LOS ANGELES (KABC) -- If a judge carries out a jury's recommendation and Isauro Aguirre is sentenced to death in the torture and murder of 8-year-old Palmdale boy Gabriel Fernandez, it will likely take years or decades before he would be executed, if ever.
At the moment, no executions are moving forward in California because of legal disputes over the death penalty.
In addition, many of the executions that have taken place in the past have been carried out at least two decades after the original sentencing.
Aguirre was convicted in the torture and murder of Gabriel Fernandez and a jury on Wednesday recommended he be sentenced to death.
That will ultimately be up to the judge in the case, with a decision for now scheduled in March.
If sentenced to death, Aguirre would join more than 700 inmates currently sitting on California's death row.
A list of those inmates shows some with sentencing dates that stretch back to the 1970s.
The last execution to take place in California was in 2006, when Clarence Ray Allen was put to death for three counts of first-degree murder, according to state corrections officials.
Allen had spent more than 23 years on death row and was 76 when he was executed by lethal injection at San Quentin State Prison on Jan. 17, 2006.
Only 13 executions have taken place in California since the mid-1970s when the death penalty was reinstated, while hundreds of inmates remain on death row pursuing legal appeals that in some cases have lasted a decade or more.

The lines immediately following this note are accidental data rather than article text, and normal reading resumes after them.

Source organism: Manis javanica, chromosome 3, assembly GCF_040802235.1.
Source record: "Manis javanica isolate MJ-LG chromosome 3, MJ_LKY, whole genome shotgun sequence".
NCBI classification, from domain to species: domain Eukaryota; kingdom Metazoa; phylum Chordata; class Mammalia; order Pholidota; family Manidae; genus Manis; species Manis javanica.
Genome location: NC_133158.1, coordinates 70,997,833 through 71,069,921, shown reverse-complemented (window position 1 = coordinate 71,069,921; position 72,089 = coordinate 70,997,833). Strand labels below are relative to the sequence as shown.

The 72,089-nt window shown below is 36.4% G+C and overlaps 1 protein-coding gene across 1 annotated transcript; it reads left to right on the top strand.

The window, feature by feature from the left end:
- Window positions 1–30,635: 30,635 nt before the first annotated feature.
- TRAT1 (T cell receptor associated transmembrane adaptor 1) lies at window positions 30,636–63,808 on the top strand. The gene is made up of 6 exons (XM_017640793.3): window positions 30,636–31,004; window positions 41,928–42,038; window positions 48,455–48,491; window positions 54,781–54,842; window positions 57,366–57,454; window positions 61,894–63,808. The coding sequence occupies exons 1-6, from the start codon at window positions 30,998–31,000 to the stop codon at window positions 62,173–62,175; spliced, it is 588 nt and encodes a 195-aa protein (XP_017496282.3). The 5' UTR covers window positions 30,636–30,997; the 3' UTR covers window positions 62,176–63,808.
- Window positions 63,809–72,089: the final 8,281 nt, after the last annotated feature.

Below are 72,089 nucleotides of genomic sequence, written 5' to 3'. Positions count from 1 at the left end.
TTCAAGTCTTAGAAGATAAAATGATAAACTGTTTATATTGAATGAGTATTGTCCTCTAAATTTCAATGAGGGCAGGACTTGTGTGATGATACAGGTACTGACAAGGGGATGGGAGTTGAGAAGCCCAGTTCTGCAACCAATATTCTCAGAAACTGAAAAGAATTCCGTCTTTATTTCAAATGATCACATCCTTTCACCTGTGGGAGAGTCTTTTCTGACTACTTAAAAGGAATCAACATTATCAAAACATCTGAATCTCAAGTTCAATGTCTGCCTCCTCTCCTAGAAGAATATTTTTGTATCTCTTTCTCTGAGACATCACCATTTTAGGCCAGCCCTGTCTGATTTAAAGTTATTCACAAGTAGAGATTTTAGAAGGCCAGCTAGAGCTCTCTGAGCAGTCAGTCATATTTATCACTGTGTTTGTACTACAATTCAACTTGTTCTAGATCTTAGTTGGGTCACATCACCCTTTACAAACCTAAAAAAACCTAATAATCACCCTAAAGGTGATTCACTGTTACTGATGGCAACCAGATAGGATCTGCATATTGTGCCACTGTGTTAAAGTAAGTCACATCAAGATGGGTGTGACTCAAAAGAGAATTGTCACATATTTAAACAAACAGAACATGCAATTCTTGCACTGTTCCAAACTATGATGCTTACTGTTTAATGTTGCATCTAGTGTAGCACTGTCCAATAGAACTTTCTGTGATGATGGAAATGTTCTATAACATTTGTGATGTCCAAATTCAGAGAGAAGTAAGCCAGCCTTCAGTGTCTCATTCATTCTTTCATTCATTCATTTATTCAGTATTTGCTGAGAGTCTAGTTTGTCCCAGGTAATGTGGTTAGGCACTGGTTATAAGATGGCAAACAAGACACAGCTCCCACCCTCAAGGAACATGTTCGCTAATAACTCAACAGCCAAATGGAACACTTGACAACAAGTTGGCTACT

A ballot measure approved by California voters last year sought to speed up the time between sentencing and executions.
Proposition 66 was approved by a 51 percent vote. While it faced legal challenges, it was largely upheld by the California State Supreme Court.
Still, a legal battle involving inmate Michael Angelo Morales has kept the death penalty issue in limbo.
Morales was convicted in 1983 of murder and, after his appeals were exhausted, was scheduled to be executed in 2006. The execution was stayed at the last minute over challenges that argued California's method of lethal injection amounts to cruel and unusual punishment, in violation of the U.S. Constitution's 8th Amendment.
The California Department of Corrections and Rehabilitation says until this issue is resolved, with a proposal to carry out the death penalty in a humane manner that can withstand legal challenges, there will be no executions carried out in the state.
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